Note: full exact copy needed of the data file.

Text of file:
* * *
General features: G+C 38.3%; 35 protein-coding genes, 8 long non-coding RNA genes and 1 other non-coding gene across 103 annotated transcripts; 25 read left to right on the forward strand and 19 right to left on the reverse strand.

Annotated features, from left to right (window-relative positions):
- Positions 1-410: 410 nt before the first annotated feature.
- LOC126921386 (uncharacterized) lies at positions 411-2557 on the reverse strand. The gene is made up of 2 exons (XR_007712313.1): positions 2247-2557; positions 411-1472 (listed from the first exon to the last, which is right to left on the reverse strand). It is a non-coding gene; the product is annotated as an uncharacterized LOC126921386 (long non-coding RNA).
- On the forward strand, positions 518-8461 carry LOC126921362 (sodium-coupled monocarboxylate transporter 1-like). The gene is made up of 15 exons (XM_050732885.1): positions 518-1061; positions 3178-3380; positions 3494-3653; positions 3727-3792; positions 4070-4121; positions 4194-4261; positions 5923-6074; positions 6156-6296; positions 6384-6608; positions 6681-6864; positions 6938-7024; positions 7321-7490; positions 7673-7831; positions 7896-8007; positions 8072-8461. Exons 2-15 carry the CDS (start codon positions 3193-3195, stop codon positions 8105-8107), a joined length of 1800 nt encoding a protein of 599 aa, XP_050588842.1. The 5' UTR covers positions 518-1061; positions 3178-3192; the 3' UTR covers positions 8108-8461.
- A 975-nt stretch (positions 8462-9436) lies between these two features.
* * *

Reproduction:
General features: G+C 38.3%; 35 protein-coding genes, 8 long non-coding RNA genes and 1 other non-coding gene across 103 annotated transcripts; 25 read left to right on the forward strand and 19 right to left on the reverse strand.

Annotated features, from left to right (window-relative positions):
- Positions 1-410: 410 nt before the first annotated feature.
- LOC126921386 (uncharacterized) lies at positions 411-2557 on the reverse strand. The gene is made up of 2 exons (XR_007712313.1): positions 2247-2557; positions 411-1472 (listed from the first exon to the last, which is right to left on the reverse strand). It is a non-coding gene; the product is annotated as an uncharacterized LOC126921386 (long non-coding RNA).
- On the forward strand, positions 518-8461 carry LOC126921362 (sodium-coupled monocarboxylate transporter 1-like). The gene is made up of 15 exons (XM_050732885.1): positions 518-1061; positions 3178-3380; positions 3494-3653; positions 3727-3792; positions 4070-4121; positions 4194-4261; positions 5923-6074; positions 6156-6296; positions 6384-6608; positions 6681-6864; positions 6938-7024; positions 7321-7490; positions 7673-7831; positions 7896-8007; positions 8072-8461. Exons 2-15 carry the CDS (start codon positions 3193-3195, stop codon positions 8105-8107), a joined length of 1800 nt encoding a protein of 599 aa, XP_050588842.1. The 5' UTR covers positions 518-1061; positions 3178-3192; the 3' UTR covers positions 8108-8461.
- A 975-nt stretch (positions 8462-9436) lies between these two features.